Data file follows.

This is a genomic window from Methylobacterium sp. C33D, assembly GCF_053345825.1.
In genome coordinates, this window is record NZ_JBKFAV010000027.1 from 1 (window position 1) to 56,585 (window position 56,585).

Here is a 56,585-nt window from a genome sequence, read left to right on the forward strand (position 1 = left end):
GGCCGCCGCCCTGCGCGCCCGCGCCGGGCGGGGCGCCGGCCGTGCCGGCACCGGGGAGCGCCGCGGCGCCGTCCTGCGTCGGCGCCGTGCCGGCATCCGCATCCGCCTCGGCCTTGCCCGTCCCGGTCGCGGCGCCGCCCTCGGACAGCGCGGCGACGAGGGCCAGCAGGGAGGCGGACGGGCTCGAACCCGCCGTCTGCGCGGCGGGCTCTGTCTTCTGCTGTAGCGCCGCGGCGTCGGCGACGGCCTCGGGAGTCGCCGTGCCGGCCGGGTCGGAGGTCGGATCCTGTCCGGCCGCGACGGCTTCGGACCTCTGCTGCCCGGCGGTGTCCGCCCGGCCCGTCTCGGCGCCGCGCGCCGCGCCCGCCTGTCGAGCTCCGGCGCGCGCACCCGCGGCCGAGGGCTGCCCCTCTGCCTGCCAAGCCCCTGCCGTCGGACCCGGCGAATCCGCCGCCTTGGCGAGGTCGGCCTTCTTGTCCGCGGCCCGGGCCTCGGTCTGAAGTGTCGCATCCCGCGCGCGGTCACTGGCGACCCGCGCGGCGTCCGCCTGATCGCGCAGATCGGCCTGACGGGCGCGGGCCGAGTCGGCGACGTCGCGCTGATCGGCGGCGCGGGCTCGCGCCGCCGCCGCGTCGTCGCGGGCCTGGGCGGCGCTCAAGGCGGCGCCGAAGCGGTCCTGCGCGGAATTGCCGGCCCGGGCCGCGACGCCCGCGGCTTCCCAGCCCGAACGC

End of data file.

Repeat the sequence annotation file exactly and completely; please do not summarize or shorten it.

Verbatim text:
This is a genomic window from Methylobacterium sp. C33D, assembly GCF_053345825.1.
In genome coordinates, this window is record NZ_JBKFAV010000027.1 from 1 (window position 1) to 56,585 (window position 56,585).

Here is a 56,585-nt window from a genome sequence, read left to right on the forward strand (position 1 = left end):
GGCCGCCGCCCTGCGCGCCCGCGCCGGGCGGGGCGCCGGCCGTGCCGGCACCGGGGAGCGCCGCGGCGCCGTCCTGCGTCGGCGCCGTGCCGGCATCCGCATCCGCCTCGGCCTTGCCCGTCCCGGTCGCGGCGCCGCCCTCGGACAGCGCGGCGACGAGGGCCAGCAGGGAGGCGGACGGGCTCGAACCCGCCGTCTGCGCGGCGGGCTCTGTCTTCTGCTGTAGCGCCGCGGCGTCGGCGACGGCCTCGGGAGTCGCCGTGCCGGCCGGGTCGGAGGTCGGATCCTGTCCGGCCGCGACGGCTTCGGACCTCTGCTGCCCGGCGGTGTCCGCCCGGCCCGTCTCGGCGCCGCGCGCCGCGCCCGCCTGTCGAGCTCCGGCGCGCGCACCCGCGGCCGAGGGCTGCCCCTCTGCCTGCCAAGCCCCTGCCGTCGGACCCGGCGAATCCGCCGCCTTGGCGAGGTCGGCCTTCTTGTCCGCGGCCCGGGCCTCGGTCTGAAGTGTCGCATCCCGCGCGCGGTCACTGGCGACCCGCGCGGCGTCCGCCTGATCGCGCAGATCGGCCTGACGGGCGCGGGCCGAGTCGGCGACGTCGCGCTGATCGGCGGCGCGGGCTCGCGCCGCCGCCGCGTCGTCGCGGGCCTGGGCGGCGCTCAAGGCGGCGCCGAAGCGGTCCTGCGCGGAATTGCCGGCCCGGGCCGCGACGCCCGCGGCTTCCCAGCCCGAACGC